Wilbon grew up on the South Side of Chicago during a time Ali lived part time in Chicago; he recalls seeing the champ shooting dice and hanging out with kids in the neighborhood. Though he was too young to be personally inspired by Ali's example, he said in hindsight it's a profound lesson and more remarkable because that sort of courage is lacking in contemporary society. "He chose to do difficult things," Wilbon said. "People don't want to do that anymore. I thank him for it, and that's something he did underscore for me."
Neil Leifer, who took the iconic photograph of Ali standing over Sonny Liston, said, "I was a kid when I first photographed Ali. The same goes for Howard Cosell he wasn't much older than me. Ali made him famous. He made a hero out of everybody. But that's the thing about Muhammad that was so special; you didn't have to be Howard Cosell or me working for Sports Illustrated. He treated the kid who came from a high school newspaper the same as he would treat Life mag or Sport Illustrated."
David Jones can attest to that. Living in Kansas City in 1974, Jones had a chance encounter with Ali at a fundraiser. Boxing was, of course, the subject of discussion. Jones' father, to punish him for breaking a window, made him start boxing, and in 1968, Jones became a Golden Gloves champion at 139 pounds. It was during their conversation that Ali learned that Jones worked for TWA. "He said, 'You come and watch me fight George Foreman,'" Jones told TIME. Jones used his airlines connections to make it to Zaire and has been an Ali acolyte since, attending a dozen matches (along with fights by Ali's daughter, Laila) and taking thousands of photographs.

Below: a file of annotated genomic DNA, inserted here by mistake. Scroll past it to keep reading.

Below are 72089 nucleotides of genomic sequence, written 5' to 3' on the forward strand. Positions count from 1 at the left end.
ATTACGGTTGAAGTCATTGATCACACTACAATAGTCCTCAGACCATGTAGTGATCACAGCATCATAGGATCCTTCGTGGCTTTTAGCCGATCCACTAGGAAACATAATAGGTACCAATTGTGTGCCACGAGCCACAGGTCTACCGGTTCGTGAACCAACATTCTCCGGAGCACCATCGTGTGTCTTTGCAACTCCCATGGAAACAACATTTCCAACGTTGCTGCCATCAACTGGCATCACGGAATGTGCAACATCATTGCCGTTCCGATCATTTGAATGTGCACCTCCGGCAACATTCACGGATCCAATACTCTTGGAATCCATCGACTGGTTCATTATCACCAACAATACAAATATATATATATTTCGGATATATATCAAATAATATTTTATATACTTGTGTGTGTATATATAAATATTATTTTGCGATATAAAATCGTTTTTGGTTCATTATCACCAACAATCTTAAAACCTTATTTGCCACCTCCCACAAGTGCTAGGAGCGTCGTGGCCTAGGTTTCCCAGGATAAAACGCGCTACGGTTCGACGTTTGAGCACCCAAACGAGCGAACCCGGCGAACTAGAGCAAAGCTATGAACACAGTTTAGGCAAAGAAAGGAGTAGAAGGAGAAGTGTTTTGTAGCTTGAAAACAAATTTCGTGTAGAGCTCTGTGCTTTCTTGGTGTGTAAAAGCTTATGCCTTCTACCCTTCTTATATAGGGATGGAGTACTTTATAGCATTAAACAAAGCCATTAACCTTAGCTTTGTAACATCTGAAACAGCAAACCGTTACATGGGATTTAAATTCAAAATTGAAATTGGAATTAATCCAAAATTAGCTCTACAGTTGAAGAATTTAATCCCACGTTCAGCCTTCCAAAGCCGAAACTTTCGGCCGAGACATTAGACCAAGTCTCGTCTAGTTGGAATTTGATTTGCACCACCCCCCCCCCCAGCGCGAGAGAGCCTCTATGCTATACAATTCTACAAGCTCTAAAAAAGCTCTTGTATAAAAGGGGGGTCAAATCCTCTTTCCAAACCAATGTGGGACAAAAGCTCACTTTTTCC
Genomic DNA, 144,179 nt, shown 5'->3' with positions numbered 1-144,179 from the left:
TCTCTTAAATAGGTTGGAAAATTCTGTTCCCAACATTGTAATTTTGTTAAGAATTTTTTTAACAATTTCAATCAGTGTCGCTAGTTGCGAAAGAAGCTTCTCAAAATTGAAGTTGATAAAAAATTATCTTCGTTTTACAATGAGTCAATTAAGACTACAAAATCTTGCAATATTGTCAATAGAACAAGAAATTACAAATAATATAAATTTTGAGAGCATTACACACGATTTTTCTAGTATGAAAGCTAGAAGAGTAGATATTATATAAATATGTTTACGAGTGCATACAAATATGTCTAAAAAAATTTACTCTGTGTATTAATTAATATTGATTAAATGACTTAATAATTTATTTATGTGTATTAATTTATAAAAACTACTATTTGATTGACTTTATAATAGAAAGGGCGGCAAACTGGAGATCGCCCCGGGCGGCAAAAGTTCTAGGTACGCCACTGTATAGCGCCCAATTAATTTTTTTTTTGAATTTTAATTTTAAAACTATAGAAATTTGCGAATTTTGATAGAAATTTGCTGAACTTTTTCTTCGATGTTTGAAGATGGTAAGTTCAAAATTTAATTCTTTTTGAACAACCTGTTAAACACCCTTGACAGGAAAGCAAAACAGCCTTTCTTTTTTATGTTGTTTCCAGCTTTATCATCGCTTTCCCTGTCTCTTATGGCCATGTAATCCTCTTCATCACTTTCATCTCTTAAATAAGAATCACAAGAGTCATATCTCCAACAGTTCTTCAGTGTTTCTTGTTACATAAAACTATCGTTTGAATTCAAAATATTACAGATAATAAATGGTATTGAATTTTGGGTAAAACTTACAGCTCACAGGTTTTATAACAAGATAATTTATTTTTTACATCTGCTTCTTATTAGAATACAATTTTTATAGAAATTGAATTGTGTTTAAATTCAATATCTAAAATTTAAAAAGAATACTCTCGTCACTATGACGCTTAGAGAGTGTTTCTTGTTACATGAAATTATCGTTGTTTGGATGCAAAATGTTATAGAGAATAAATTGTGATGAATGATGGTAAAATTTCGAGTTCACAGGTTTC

"Muhammad Ali is many things to many people," says Jones, who traveled from Dallas for the birthday party. "He proved that if you can dream it, you can do it. If you struggle in life, there's an inner spirit that will take you to the next level."
And Ali had fun along the way, says John Calipari, the University of Kentucky men's basketball coach. "The reason I loved him is because of his confidence," he told TIME. "He would talk, and he would back it up. He had great courage to go against the grain. And look how much fun he had." Calipari added: "He understood that he had a brand before anybody understood or heard about brands. He was ahead of the curve."
The party drew numerous celebrities, including Curry and Matt Lauer of NBC's "Today Show." Rocker John Mellencamp, with new girlfriend Meg Ryan in tow, was scheduled to provide entertainment. Angelo Dundee, Ali's longtime trainer, attended the party, as did Ali biographer and photographer Howard Bingham. Three attendees were particularly grateful to be there: Josh Fattal, Shane Bauer and Sara Shourd, the American hikers who were detained in Iran. Ali, as a prominent American Muslim, went to bat to win their release.
On Friday, Lonnie Ali told reporters that her husband is "glad he's here to turn 70, but he wants to be reassured he doesn't look 70." And she said he loves the attention. "Muhammad likes celebrations that involve him and are centered around him. He's still a big kid in that area. He loves birthdays."